Posted: November 27th, 2013
The issue of being treated unjustly reminds me of one occasion where I had to denounce my pride and embrace the aspect of forgiveness. Indeed, I moved through the states of forgiveness as identified by Enright and his colleagues. As such, I uncovered my anger and examined the unjust act and my feelings about it. I realized that revenge would not solve the situation but would alleviate it instead. I, therefore, decided to forgive since I was willing to turn my back on the unjust act and look forward to the future. My situation can be defined by Enright and Rique (2005), through what they term as discovery and release.
Conversely, I have also been in a situation where I asked for forgiveness after committing an unjust act to my friend, Michael. At first, I did not realize the implications of action on him. Michael took it upon himself to confront me and express his feelings about the ordeal. At this point, I felt consumed by a guilt conscience and acknowledged the need to seek forgiveness from him. The process involved acknowledging that I had made a mistake, and offering an apology as the remedy. Even though reluctant, he accepted my apology. The minor fallout between Michael and I served to reinforce our friendship (Maltby, Day & Barber, 2005).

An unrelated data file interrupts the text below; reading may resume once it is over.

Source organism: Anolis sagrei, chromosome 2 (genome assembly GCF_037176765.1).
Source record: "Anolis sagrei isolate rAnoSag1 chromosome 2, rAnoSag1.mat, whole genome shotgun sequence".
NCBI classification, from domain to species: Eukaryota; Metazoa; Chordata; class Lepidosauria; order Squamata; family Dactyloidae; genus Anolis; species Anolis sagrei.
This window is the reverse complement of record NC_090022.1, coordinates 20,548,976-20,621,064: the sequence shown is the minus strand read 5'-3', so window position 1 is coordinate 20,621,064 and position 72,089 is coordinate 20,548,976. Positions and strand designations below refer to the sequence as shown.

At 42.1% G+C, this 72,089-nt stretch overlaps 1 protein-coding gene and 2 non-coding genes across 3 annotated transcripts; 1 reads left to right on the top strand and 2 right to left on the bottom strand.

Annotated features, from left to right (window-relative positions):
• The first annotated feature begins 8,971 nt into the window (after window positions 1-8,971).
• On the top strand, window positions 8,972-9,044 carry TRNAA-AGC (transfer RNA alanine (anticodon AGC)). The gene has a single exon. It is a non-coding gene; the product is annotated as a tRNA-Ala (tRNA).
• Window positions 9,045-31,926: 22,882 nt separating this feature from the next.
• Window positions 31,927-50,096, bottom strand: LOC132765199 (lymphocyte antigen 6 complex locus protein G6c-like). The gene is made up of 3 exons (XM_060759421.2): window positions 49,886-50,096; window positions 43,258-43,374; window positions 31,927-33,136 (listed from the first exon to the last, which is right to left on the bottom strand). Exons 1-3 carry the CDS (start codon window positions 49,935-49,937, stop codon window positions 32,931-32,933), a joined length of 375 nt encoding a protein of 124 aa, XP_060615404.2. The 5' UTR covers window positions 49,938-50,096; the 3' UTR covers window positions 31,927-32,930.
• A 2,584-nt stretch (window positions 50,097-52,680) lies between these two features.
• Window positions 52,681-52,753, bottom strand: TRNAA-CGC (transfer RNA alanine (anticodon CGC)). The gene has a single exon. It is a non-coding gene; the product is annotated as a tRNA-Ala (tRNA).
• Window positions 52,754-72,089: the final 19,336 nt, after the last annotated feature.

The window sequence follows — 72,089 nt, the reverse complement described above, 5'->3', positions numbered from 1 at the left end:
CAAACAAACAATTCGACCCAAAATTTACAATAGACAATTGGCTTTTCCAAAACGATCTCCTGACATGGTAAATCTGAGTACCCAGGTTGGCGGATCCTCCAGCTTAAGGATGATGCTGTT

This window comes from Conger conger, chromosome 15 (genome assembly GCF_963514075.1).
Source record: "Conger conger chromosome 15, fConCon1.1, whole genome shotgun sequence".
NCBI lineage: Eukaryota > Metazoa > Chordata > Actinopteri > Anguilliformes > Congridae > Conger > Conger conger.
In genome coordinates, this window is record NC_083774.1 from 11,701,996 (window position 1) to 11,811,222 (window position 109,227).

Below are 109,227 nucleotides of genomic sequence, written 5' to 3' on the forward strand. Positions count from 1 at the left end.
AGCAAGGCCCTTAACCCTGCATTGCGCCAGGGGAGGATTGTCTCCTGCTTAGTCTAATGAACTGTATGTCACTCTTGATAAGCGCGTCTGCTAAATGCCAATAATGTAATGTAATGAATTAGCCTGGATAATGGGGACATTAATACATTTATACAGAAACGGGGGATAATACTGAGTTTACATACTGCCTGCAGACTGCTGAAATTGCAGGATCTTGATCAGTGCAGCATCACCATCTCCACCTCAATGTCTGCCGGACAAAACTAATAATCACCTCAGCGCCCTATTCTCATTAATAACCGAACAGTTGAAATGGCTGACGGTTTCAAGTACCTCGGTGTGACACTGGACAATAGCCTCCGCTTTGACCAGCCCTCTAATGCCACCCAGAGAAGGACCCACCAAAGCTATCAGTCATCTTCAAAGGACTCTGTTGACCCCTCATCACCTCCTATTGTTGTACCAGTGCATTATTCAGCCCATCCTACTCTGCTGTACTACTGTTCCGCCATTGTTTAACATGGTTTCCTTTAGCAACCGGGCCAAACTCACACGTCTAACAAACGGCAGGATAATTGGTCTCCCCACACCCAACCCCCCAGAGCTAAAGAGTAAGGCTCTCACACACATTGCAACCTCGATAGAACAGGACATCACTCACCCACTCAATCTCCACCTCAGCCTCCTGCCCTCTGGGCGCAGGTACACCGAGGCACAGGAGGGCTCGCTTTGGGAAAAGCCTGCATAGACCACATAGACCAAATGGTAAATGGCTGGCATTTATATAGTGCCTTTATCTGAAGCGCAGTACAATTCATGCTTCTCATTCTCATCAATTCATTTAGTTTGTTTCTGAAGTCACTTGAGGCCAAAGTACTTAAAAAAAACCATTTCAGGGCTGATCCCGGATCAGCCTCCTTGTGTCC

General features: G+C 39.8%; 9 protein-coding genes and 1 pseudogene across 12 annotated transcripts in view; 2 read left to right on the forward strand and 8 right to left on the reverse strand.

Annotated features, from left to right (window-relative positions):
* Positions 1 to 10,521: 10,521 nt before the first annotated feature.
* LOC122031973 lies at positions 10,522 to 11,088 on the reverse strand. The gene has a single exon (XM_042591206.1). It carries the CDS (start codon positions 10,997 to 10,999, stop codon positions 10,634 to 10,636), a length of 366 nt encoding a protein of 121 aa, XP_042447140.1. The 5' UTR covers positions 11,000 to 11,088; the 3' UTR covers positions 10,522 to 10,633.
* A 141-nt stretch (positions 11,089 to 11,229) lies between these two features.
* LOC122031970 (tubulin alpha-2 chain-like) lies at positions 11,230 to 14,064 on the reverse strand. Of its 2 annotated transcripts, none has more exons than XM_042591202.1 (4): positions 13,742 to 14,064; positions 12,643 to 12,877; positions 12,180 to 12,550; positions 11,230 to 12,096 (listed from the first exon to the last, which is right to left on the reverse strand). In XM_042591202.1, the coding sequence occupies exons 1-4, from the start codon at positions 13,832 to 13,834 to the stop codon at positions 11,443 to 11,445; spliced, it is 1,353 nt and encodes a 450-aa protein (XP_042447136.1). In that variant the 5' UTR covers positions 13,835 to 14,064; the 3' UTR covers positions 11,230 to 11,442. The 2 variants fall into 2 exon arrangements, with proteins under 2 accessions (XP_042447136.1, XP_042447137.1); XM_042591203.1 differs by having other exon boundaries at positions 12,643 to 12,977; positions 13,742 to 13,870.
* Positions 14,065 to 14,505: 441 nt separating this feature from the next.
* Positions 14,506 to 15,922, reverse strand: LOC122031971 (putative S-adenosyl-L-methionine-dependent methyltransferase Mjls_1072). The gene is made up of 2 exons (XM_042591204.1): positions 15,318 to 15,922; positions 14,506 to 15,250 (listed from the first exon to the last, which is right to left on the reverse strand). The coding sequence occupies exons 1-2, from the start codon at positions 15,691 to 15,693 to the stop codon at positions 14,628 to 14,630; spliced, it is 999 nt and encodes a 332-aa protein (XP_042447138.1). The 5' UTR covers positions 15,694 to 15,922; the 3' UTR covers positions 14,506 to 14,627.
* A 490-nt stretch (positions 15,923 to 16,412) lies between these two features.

People are bound to have disagreements in the workplace. In such an environment, the staff is composed of people with different social, cultural, and religious views (Aquino, Grover & Goldman, 2003). In case conflict arises from such differences, forgiveness serves as the proper means of restoring accord in the workplace. Through forgiveness, employees are able to understand how to relate with each other. It also serves to build employee relationship and trust.
Aquino, K., Grover, S. L., Goldman, B., & Folger, R. (2003). When push doesn’t come to shove: Interpersonal forgiveness in workplace relationships. Journal of Management Inquiry, 12(3), 209-216.
Enright, R., & Rique, J. (2005). Enright Forgiveness Inventory: The Measurement tool of choice in forgiveness research. Retrieved from http://www.mindgarden.com/products/efins.htm
Maltby, J., Day, L., & Barber, L. (2005). Forgiveness and happiness. The differing contexts of forgiveness using the distinction between hedonic and eudaimonic happiness. Journal of Happiness Studies, 6(1), 1-13. Retrieved from http://dx.doi.org/10.1007/s10902-004-0924-9
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